The U.S. recycling industry is in crisis. Many material recovery facilities (MRFs) are limiting or discontinuing their recycling disposal contracts with counties and municipalities across New York and other states, giving them nowhere to put their recyclables. This situation is further exacerbated by improper recycling and limited producer responsibility for products that are the most difficult to deal with.
The first factor that lead to this crisis is China’s restrictions of recyclable imports. Most of the products recycled by American households are exported for disposal. A few years ago, China was the biggest importer of these recyclables, accounting for 45% of the world’s exported recyclables. This led to health and environmental problems in China due to poor methods of handling the mass amounts of imported low-quality, “contaminated” recyclables – a term used for recyclables that are damaged or altered by residues from other materials.
China recently decided to limit imported recyclables and set higher standards on what they will accept. They will no longer take contaminated recyclables, which often appear in U.S exports. As a result of China’s decisions, commodity prices for recycled materials have plummeted and recycling facilities have to spend more than they earn to collect, recover, and process recyclables.
Many recycling facilities across the state are no longer willing to accept recyclables from cities since the cost of removal far outweighs their profit. For example, St. Lawrence County is facing a $127,000 budget shortfall due to the global drop in the recycling market. The cost for disposing of recyclables is now $30,000/month for the county, compared to $10,000/month before the change in Chinese policy.
Recycling companies are raising the prices of their recycling disposal services all across the state, causing counties to either end their contracts or find ways to offset the new costs. Onondaga County is raising its tipping fee by 8%, an increase which private haulers will likely pass down to consumers. In Columbia County, residents who want to recycle will have to buy a $50 permit.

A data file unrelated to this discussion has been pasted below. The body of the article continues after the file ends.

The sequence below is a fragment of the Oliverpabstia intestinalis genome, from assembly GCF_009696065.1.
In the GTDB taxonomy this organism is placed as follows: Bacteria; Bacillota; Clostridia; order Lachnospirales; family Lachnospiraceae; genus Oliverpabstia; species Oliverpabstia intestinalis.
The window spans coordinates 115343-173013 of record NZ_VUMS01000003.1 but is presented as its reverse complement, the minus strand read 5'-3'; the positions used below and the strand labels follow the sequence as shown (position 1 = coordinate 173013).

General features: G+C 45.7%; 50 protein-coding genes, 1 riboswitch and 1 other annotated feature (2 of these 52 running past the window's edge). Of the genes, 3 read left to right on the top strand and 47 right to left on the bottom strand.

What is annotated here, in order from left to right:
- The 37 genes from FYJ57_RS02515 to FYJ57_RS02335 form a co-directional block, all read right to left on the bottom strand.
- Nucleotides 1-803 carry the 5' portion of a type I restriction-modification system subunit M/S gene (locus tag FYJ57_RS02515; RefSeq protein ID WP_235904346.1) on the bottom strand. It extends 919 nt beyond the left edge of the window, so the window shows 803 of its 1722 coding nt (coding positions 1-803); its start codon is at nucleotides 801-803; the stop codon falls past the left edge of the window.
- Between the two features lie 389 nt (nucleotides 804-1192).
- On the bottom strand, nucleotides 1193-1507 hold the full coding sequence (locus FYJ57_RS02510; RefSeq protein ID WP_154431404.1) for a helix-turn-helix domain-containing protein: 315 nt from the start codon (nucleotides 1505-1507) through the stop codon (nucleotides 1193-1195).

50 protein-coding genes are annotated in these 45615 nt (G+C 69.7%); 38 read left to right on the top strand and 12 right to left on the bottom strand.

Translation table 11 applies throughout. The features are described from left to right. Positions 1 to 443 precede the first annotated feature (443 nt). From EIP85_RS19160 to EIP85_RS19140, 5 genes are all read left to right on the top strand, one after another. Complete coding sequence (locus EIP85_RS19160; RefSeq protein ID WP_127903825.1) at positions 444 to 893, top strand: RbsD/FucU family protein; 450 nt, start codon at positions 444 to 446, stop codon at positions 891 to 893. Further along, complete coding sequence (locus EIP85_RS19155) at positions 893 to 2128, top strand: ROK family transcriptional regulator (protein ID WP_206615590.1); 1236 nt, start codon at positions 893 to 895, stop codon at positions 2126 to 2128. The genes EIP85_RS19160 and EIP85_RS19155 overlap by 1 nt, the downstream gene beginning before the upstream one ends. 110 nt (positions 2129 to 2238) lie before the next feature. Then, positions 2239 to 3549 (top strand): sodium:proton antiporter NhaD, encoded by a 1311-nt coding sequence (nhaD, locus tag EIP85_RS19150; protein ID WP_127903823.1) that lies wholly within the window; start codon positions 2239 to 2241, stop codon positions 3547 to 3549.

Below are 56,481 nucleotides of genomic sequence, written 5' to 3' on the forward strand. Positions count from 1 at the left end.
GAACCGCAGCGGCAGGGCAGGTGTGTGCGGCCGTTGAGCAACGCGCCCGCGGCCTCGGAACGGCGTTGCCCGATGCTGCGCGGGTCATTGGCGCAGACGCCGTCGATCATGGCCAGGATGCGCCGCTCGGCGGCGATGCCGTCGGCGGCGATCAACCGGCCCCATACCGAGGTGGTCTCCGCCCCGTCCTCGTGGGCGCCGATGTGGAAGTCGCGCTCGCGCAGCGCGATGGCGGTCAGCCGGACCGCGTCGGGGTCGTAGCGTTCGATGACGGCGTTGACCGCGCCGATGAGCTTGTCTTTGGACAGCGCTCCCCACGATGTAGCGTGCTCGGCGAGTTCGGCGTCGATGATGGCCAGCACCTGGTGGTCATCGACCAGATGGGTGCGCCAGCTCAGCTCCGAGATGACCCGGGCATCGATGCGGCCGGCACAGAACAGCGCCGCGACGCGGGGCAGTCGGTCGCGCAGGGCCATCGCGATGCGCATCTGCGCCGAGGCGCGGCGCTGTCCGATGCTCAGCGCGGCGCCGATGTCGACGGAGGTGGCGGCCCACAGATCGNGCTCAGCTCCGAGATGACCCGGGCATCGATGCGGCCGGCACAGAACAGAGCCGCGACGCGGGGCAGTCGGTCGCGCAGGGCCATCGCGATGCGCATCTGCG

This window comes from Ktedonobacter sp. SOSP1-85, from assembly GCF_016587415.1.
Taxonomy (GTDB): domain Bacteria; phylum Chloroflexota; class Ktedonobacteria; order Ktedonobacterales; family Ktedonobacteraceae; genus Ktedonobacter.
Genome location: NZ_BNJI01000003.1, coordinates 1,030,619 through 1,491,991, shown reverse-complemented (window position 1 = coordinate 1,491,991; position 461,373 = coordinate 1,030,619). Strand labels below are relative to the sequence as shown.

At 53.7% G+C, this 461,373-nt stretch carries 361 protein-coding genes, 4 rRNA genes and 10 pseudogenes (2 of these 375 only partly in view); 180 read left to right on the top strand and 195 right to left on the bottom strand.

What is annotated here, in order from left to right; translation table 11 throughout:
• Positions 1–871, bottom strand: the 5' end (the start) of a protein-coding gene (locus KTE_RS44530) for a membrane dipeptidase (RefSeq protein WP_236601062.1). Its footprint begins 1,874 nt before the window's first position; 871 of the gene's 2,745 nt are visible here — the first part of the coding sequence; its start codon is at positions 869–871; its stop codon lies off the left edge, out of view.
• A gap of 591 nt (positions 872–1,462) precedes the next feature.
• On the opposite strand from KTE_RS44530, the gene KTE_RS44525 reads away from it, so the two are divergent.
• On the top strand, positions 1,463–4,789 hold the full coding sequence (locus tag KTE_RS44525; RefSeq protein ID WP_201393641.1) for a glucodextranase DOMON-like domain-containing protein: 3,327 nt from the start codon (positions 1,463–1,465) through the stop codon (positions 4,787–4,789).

Another factor in the recycling crisis is that many people improperly recycle. Many people “wish-cycle,” placing items like grease-stained pizza boxes, soiled napkins, or plastic bags in their recycling bin because they seem like items that should be recyclable when in fact they are not. When these items get mixed together with recyclable goods in the recycling stream, they can damage machines at MRFs and render everything they come into contact with worthless, meaning it all goes to a landfill. The contamination problem is exacerbated by single-stream recycling, in which paper, glass, metal, and plastic are all put in the same recycling bin. While this method increased rates of recycling across the U.S., it also increased rates of contamination.
A third factor is that there is little accountability for businesses who produce products using single-use plastics and disposable products. U.S. businesses aren’t typically held liable by extended producer responsibility laws, which require producers of a product to manage its eventual recycling, reuse, or disposal. These types of policies would give businesses the full responsibility for the lifetime of their products and their environmental impacts. Implementing extended producer responsibility laws would significantly reduce the burden of plastic waste on U.S recycling programs, as businesses would aid in funding and organizing the collection and disposal of recyclable waste.
As the global market for recyclable remains dismal, the rising costs for recycling programs will continue to worsen. Stay tuned next week for our blog post on how we might solve the recycling crisis.
By: Alesha Bradford and John Day